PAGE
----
The serial killer known only as “BTK” suggests in letters that he was born in 1939, lost his father in World War II and is a railroad buff, authorities said Tuesday as they appealed to the public for clues to his identity.
Police released a summary of personal details provided in recent letters they believe were sent by the killer, including scattered facts about his life since childhood.
The killer — known by the self-coined nickname BTK, which stands for “Bind, Torture, Kill” — is linked to eight unsolved homicides that terrorized Wichita between 1974 and 1986. After years of silence, the killer surfaced again in messages earlier this year.
“In these letters, he has provided certain background information about himself which he claims is accurate,” said Lt. Ken Landwehr, who read a statement to reporters but took no questions.
According to police, BTK claims to have been born in 1939, making the killer either 64 or 65 years old. The statement did not say where he was born or where he lived, but that his family moved frequently and always lived near railroad tracks.
BTK’s communications indicate a lifelong fascination with trains, police said.
“If all this is accurate and true, it should help them out a little,” Dale Fox, whose 25-year-old daughter, Nancy, was slain in 1977, told The Associated Press.
While Fox said it was hard to hear the details, “I feel like this guy is wanting to be caught, the way it sounds to me.”
Attention has refocused on BTK since March, when The Wichita Eagle received a letter with information on an unsolved 1986 killing. The letter contained a copy of the victim’s driver’s license and photos of her body.
It was the first communication from the killer since the late 1970s, and police said it linked the serial killer to the 1986 slaying. The other seven slayings were in the 1970s, with BTK claiming responsibility for those deaths in letters to the Eagle and a television station.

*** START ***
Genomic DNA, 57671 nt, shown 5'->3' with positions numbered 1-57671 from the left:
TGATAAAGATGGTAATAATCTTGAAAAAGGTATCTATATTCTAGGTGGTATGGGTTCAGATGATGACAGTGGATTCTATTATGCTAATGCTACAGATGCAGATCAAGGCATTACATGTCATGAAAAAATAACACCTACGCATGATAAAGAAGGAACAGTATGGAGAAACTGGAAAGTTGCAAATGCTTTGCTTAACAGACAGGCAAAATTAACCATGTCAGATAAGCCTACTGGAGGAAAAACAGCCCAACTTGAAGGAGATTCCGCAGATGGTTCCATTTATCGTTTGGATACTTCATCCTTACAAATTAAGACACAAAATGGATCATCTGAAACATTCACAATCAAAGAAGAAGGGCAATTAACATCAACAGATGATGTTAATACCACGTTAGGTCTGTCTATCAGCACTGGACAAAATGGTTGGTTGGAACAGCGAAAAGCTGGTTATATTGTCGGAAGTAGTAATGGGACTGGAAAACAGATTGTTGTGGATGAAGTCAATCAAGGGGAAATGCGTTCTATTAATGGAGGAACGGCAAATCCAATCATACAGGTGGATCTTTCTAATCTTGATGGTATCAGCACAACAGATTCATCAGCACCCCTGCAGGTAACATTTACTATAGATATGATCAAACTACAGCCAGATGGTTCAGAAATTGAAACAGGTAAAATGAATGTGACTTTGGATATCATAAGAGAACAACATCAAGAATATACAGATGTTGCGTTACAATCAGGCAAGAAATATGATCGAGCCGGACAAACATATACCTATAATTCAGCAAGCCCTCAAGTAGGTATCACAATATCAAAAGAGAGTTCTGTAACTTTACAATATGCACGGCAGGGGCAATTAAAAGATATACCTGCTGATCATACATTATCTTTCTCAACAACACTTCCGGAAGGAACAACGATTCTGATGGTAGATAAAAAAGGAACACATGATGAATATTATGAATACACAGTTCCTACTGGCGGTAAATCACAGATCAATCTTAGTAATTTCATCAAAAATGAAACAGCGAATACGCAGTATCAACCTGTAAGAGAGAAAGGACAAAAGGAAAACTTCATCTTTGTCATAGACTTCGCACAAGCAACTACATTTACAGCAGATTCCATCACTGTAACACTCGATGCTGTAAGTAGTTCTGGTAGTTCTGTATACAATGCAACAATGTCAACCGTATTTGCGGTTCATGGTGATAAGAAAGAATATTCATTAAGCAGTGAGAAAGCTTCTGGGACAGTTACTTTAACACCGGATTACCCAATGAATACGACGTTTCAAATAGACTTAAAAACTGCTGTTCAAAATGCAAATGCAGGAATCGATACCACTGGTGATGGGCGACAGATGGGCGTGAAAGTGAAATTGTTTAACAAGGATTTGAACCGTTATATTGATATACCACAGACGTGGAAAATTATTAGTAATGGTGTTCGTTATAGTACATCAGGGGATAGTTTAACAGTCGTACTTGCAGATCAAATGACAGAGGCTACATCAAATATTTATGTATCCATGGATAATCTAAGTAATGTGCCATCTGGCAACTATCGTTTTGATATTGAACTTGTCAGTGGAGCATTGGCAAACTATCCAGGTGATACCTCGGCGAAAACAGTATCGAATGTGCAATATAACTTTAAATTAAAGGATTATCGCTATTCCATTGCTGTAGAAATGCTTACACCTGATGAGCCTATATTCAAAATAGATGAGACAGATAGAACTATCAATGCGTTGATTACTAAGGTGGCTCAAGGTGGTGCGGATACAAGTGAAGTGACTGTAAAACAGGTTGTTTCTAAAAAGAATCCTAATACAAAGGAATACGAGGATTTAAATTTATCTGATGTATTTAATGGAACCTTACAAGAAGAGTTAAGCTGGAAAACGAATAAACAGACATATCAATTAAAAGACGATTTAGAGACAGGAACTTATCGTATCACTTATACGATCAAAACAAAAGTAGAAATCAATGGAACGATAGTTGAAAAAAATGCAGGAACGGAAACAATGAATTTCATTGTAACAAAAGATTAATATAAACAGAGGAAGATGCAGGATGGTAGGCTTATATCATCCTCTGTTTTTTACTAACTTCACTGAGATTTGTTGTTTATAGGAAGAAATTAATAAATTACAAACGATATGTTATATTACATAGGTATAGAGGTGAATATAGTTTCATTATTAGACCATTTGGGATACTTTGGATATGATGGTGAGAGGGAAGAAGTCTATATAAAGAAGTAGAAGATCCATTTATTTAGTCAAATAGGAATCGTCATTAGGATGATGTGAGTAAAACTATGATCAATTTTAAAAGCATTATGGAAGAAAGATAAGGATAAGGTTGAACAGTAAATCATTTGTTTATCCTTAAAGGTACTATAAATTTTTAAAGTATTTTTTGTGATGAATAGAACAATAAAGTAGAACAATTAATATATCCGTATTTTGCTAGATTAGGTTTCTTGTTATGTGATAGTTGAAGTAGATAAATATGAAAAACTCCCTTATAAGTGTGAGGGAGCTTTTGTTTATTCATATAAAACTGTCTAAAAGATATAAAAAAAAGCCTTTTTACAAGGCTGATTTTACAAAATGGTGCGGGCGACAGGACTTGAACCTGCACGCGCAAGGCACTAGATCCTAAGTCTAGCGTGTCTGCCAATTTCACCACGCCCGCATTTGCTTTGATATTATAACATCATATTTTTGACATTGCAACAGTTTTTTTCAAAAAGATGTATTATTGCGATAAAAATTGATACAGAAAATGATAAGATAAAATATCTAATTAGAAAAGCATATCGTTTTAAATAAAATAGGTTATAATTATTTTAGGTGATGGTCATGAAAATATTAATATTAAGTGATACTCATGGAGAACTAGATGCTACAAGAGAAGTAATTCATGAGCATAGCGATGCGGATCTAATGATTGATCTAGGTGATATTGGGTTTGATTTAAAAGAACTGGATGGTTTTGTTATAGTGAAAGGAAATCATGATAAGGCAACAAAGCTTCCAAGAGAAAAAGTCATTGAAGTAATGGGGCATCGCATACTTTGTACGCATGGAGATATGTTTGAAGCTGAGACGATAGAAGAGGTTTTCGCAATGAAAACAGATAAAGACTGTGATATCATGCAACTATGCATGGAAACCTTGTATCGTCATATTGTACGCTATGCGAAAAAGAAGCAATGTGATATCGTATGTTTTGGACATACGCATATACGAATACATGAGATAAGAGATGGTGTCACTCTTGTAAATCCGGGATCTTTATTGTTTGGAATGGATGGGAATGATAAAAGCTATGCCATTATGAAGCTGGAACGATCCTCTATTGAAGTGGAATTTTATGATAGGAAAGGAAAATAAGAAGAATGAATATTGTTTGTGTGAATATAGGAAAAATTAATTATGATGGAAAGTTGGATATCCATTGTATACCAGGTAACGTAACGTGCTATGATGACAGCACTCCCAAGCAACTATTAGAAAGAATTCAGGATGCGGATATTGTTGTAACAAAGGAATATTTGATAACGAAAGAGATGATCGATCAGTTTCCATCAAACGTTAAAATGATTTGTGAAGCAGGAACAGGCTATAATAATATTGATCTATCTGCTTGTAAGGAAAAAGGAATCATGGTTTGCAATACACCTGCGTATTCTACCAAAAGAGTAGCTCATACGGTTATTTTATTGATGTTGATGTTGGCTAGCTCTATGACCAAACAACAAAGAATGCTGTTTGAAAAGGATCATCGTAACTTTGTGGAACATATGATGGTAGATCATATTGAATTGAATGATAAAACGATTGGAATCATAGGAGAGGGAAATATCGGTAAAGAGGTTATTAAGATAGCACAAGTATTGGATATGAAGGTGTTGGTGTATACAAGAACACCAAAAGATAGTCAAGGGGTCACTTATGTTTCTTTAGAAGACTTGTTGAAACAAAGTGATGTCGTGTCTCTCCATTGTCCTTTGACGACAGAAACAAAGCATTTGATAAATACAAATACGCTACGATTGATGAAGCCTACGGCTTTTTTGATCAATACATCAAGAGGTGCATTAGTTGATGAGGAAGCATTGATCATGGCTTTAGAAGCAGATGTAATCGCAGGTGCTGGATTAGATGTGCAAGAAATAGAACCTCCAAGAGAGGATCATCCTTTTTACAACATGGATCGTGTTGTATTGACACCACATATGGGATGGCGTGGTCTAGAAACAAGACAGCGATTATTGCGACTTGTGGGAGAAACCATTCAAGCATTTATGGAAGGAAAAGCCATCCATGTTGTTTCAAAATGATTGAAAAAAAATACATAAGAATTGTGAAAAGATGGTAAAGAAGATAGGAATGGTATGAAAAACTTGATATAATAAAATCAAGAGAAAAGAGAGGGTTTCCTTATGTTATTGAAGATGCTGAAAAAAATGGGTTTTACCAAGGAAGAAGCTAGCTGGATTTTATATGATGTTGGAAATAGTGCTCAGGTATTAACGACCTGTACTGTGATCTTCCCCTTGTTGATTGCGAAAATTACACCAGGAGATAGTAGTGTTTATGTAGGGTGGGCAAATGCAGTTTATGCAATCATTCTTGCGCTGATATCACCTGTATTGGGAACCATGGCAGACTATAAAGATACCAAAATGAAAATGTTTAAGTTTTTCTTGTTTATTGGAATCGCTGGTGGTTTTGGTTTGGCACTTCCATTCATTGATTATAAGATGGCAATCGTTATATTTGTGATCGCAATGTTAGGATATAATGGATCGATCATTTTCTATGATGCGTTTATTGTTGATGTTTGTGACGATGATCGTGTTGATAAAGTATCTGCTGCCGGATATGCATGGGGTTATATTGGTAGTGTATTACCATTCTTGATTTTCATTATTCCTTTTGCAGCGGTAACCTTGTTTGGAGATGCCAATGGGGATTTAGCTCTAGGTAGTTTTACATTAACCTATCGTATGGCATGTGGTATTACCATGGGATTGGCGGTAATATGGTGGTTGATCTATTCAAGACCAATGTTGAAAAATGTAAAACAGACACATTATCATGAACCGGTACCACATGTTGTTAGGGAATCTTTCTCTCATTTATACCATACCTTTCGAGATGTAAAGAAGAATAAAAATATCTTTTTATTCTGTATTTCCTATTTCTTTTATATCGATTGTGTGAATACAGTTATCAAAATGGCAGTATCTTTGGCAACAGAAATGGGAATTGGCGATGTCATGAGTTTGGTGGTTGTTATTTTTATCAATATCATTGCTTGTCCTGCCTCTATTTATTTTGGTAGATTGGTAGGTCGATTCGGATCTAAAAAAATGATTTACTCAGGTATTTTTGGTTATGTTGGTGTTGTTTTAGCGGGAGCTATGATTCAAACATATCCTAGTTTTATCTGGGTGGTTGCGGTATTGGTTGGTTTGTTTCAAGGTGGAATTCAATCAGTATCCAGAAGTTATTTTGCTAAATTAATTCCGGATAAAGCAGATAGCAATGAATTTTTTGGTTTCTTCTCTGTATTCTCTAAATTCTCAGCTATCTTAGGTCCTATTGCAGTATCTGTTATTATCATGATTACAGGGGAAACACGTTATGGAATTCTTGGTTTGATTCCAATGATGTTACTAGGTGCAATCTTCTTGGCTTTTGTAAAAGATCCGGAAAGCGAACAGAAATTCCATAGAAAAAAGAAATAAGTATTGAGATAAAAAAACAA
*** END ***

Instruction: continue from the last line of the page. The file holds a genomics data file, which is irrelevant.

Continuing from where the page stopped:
Police have received thousands of tips from the public since March.
Among other details provided by police:
BTK’s father was killed in World War II, and he was raised by his mother, with his grandparents caring for him while she was at work. When he was about 11, his mother began dating a railroad detective.
His grandfather played the fiddle and died of lung disease.
BTK’s communications include accounts of a cousin named Susan who moved to Missouri, and of a woman he knew named Petra who had a younger sister named Tina.
In the early 1950s, BTK built and operated a ham radio. He participated in outdoor activities such as fishing and hunting, attended church and went to a military school. He served in an unspecified branch of the military and was discharged in 1966.
BTK has shown a basic knowledge of photography, including the ability to develop and print pictures. Police said that according to his messages, his first job was as an electro-mechanic, and after more schooling he repaired business equipment.